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Board on Health Care Services and Board on Health Sciences Policy     

Committee on Breast Cancer and the Environment: The Scientific Evidence, Research Methodology, and Future Directions


Irva Hertz-Picciotto, Ph.D., M.P.H. (chair)

Professor and Chief

Division of Environmental and Occupational Health

Department of Public Health Sciences

University of California



Lucile L. Adams-Campbell, Ph.D., M.S.

Professor of Oncology, and

Associate Director for Minority Health and Health Disparities Research

Lombardi Comprehensive Cancer Center

Georgetown University Medical Center

Washington, D.C.


Peggy Devine, B.S., C.L.S.

Founder and President

Cancer Information and Support Network

Auburn, Calif.


David L. Eaton, Ph.D.

Associate Vice Provost for Research, and

Professor and Director

Center for Ecogenetics and Environmental Health

School of Public Health and Community Medicine

University of Washington



S. Katharine Hammond, Ph.D.


Division of Environmental Health Sciences

School of Public Health

University of California



Kathy J. Helzlsouer, M.D., M.H.S.


Prevention and Research Center

Mercy Medical Center, and

Adjunct Professor of Epidemiology

Johns Hopkins University



Robert A. Hiatt, M.D., Ph.D.

Professor and Chair,

Department of Epidemiology and Biostatistics;

Director of Population Sciences

Helen Diller Family Comprehensive Cancer Center

University of California

San Francisco


Chanita Hughes Halbert, Ph.D.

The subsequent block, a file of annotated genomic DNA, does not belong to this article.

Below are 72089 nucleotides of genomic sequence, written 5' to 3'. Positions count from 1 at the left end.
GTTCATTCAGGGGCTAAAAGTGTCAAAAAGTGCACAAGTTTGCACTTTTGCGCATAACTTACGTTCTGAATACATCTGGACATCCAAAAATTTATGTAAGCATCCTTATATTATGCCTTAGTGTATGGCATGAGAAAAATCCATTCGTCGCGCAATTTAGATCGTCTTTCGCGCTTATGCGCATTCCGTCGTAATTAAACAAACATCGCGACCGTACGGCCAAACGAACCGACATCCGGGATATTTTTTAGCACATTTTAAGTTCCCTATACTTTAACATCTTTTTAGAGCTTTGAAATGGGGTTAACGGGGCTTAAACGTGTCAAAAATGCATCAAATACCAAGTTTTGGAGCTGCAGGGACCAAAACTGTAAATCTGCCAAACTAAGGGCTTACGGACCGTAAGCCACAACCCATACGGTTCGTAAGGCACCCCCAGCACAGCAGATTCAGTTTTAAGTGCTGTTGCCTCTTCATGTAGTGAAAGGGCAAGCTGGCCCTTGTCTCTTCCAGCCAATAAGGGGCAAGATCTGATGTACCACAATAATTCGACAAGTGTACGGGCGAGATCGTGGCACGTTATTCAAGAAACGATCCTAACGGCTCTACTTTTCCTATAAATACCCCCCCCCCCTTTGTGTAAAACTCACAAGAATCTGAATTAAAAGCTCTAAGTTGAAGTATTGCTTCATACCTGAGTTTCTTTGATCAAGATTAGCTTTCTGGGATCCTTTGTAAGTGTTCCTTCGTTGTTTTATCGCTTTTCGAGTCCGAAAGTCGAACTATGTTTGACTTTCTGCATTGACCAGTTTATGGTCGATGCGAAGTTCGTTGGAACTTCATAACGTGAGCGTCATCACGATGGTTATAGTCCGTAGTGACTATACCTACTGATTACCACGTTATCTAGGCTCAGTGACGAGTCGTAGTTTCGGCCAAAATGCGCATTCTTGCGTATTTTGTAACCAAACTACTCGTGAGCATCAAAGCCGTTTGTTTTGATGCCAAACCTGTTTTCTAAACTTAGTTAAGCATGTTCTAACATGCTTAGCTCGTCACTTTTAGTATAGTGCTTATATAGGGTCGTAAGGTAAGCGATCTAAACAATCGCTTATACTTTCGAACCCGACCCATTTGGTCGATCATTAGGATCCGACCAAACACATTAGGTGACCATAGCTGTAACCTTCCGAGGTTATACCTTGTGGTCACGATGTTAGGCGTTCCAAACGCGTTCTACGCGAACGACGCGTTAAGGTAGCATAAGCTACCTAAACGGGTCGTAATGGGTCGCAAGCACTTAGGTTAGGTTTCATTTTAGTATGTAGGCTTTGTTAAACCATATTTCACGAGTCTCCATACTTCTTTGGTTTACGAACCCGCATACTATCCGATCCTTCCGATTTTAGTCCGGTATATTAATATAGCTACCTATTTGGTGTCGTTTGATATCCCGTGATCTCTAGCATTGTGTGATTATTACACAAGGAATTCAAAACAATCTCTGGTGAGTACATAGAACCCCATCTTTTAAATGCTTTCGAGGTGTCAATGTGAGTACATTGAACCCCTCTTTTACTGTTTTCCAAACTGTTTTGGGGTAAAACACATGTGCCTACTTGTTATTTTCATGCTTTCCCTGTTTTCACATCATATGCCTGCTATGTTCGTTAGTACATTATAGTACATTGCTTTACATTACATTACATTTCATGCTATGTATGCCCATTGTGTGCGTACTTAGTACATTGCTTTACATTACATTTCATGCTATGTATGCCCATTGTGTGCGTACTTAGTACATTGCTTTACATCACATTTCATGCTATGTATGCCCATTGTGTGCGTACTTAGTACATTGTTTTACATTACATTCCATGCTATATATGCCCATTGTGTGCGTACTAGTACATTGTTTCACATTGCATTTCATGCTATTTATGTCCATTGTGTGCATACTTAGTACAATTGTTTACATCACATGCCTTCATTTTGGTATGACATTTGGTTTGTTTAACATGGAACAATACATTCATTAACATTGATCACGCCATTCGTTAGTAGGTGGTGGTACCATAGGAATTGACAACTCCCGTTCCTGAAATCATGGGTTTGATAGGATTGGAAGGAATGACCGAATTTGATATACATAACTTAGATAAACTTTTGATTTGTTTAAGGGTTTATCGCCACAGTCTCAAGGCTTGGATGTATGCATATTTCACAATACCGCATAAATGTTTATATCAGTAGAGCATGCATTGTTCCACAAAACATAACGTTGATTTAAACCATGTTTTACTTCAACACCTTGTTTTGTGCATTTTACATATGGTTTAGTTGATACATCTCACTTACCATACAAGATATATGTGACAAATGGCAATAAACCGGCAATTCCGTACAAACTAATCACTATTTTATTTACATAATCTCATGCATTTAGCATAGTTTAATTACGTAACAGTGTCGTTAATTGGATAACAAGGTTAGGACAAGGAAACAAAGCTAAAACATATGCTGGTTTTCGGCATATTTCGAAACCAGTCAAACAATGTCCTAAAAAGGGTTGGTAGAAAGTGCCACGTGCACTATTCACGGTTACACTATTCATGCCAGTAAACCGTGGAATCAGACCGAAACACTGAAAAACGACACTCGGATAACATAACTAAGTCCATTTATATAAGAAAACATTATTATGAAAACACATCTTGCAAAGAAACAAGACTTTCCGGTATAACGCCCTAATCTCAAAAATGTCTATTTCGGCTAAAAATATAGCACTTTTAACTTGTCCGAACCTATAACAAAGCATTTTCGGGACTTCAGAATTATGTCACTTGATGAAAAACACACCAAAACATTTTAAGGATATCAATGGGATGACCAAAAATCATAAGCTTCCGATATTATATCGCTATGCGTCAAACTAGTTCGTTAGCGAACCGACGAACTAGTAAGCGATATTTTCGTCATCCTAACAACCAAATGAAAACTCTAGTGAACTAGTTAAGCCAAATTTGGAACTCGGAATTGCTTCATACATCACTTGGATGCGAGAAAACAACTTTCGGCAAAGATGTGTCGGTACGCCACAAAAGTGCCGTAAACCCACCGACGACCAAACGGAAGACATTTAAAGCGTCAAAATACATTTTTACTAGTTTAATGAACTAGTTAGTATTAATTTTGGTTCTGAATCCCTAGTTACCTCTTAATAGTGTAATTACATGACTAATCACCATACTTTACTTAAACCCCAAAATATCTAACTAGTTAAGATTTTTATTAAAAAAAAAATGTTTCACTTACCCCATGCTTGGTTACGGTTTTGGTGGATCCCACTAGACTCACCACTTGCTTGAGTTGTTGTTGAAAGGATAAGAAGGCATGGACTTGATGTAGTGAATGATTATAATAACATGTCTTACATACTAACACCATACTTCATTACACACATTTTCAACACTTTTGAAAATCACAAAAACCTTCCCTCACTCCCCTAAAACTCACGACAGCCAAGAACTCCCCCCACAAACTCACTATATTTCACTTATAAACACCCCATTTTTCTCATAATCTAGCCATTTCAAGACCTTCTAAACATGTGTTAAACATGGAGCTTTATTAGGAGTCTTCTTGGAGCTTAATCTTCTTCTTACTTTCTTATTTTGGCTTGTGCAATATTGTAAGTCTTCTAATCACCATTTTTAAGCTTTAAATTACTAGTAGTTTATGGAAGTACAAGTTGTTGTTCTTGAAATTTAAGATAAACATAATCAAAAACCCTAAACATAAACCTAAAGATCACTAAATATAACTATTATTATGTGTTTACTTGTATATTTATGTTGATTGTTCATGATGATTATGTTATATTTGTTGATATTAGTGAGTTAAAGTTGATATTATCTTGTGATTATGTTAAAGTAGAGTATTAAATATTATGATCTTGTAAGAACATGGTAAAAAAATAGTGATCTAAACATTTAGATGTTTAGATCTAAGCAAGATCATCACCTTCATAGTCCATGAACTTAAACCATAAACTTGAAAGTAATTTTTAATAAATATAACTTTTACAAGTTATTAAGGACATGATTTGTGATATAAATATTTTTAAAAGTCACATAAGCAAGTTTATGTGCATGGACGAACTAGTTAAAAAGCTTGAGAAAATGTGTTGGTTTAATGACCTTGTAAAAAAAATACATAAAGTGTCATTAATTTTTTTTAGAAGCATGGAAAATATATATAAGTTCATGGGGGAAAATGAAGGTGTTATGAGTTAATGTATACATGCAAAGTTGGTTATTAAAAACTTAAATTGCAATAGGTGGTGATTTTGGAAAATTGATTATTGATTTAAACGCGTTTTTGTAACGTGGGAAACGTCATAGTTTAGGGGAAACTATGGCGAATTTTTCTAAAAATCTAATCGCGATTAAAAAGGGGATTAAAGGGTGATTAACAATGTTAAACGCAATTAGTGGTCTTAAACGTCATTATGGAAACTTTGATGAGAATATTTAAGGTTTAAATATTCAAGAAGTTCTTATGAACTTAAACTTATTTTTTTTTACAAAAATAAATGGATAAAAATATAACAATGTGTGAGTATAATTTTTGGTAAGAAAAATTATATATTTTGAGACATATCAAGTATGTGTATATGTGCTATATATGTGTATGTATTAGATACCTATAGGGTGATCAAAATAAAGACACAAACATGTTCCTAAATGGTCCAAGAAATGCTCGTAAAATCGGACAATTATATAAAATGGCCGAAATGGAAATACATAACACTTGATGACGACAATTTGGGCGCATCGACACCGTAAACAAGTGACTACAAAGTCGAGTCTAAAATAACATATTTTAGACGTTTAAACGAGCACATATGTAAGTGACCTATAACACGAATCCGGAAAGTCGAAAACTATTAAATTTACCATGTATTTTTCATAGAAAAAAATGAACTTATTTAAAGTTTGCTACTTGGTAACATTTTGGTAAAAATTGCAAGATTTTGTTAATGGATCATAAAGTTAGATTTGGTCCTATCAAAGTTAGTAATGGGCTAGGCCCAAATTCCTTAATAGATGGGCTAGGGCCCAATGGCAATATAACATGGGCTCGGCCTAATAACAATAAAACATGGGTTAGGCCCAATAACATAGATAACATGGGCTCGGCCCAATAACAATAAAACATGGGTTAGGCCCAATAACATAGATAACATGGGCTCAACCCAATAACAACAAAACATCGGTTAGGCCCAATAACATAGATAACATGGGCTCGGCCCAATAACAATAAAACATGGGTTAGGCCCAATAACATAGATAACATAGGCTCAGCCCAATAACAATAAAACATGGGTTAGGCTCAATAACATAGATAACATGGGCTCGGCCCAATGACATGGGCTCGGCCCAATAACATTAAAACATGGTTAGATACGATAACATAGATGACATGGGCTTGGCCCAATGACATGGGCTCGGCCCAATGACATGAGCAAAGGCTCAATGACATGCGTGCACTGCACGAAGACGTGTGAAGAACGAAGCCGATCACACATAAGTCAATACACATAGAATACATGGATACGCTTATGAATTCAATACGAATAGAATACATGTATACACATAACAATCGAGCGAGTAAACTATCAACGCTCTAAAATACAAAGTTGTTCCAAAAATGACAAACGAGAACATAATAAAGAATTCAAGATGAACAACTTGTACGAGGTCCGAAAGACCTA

Community and Minority Cancer Control Program, and

Associate Professor

Department of Psychiatry 

University of Pennsylvania



David J. Hunter, M.B., B.S., M.P.H., Sc.D.

Dean for Academic Affairs, and

Vincent L. Gregory Professor of Cancer Prevention

Departments of Epidemiology and Nutrition

Harvard School of Public Health



Barry Kramer, M.D., M.P.H.

Editor in Chief

Journal of the National Cancer Institute, and


Division of Cancer Prevention

National Cancer Institute

National Institutes of Health

Bethesda, Md.


Peggy Reynolds, Ph.D., M.P.H.

Senior Research Scientist

Cancer Prevention Institute of California



Joyce S. Tsuji, Ph.D., DABT

Principal Scientist

Center for Toxicology and Mechanistic Biology

Health Science Group

Exponent Inc.

Bellevue, Wash.


Cheryl Lyn Walker, Ph.D.


Institute of Biosciences and Technology

Center for Translational Cancer Research

Texas A&M Health Science Center



Lauren Zeise, Ph.D.


Reproductive and Cancer Hazard Assessment Branch

Office of Environmental Health Hazard Assessment

California Environmental Protection Agency




Lois Joellenbeck

Study Director